Labour and Junk status
A tricky time in any economy, recession is for careful spending and patience in decision making. Impacting everything from petrol to clothing, we feel a knock-on effect when our money loses value. An area hit hard, labour is also hurt by the junk status, increasing costs all round makes it less affordable to hire staff and fulfill full-time contracts.
In the wake of the junk status reveal, hitting hard after the recent government debacles, our finance minister made the great revelation that this status would have little effect on South Africa. Now, as much as you can love the positivity, this statement comes from either ignorance or pure falsehood. In what must be a blatant lie, the idea that this status will not affect us would be like saying a gun fired repeatedly in your direction has zero chance of hitting you – while it’s a nice idea, it’s just purely illogical.
With unemployment statistics on the rise, showing there has already been a knock-on effect of the junk status, and CEOs of major companies taking home obscene amounts per month, it would seem that the wealthier members of society are in need of taking responsibility, or so one would think. What does our new finance minister have to say? Well in Minister Malusi Gigaba’s mind it is not the rich, overpaid that have to own up and realise their obscene incomes, but rather it is the fault of the poor, working class population for not standing together with the government. It is this mentality that has fueled the corruption in South Africa, throwing us into a deeper hole that needed, keeping the cycle of power that has seen our country dwindle over the years.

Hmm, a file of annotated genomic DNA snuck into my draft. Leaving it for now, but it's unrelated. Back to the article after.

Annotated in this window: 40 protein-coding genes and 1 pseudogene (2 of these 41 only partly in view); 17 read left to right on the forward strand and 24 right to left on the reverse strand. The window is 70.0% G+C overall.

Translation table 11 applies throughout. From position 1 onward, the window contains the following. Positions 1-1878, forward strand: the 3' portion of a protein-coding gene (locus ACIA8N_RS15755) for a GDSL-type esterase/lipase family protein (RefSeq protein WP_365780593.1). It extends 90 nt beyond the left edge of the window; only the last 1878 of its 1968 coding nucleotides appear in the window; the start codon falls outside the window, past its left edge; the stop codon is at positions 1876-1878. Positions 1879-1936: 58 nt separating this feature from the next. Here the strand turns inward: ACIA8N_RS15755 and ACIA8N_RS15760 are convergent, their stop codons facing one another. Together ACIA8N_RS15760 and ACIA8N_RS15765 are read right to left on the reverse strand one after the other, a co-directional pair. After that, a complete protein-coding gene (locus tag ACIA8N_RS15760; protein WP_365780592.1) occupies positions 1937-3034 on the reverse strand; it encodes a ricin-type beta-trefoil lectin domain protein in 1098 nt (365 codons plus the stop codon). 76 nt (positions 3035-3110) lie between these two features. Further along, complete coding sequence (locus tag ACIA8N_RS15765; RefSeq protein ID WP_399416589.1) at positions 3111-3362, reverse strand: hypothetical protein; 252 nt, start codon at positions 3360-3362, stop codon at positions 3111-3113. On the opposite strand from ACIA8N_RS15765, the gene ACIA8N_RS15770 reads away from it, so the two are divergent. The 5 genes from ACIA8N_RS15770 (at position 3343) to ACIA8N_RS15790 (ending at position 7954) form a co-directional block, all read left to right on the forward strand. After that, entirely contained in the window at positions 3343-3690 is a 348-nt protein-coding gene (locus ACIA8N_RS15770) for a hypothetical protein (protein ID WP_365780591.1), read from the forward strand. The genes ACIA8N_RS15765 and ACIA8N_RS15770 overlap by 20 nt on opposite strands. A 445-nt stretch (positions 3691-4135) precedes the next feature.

It is to be understood that at a basic level, junk status means that new loans and the servicing of existing loans will be more expensive. And, in what has sadly become common routine, government and business will pass on this cost to the consumers, to workers and the unemployed, all of whom make a contribution through VAT, tax and government costs, As it stands, South Africa’s current annual interest payment on loans stands at R144bn. Even a 1% rate hike would cost the country an additional sum in the ball park of R1.5bn a year. However, one thing that can be said for Gigaba, his views on the rating agencies were not far off – the likes of Fitch, Standard & Poor’s and Moody’s do not represent anything more than a rumour mill, albeit an important an influential rumour mill. Rumours on which economies are made or broken and investors either put in or pull out.
With our investment rating shot and our coffers running dry, perhaps it is time to take note of where our money goes. With an over indebted population, struggling to make ends meet, the majority of our money no longer lies with the previously advantaged…but now is hidden, quietly, by our great leaders who seek to enrich themselves at the cost of the country. If nothing else, the recent political turmoil and shuffle should be all the evidence you need.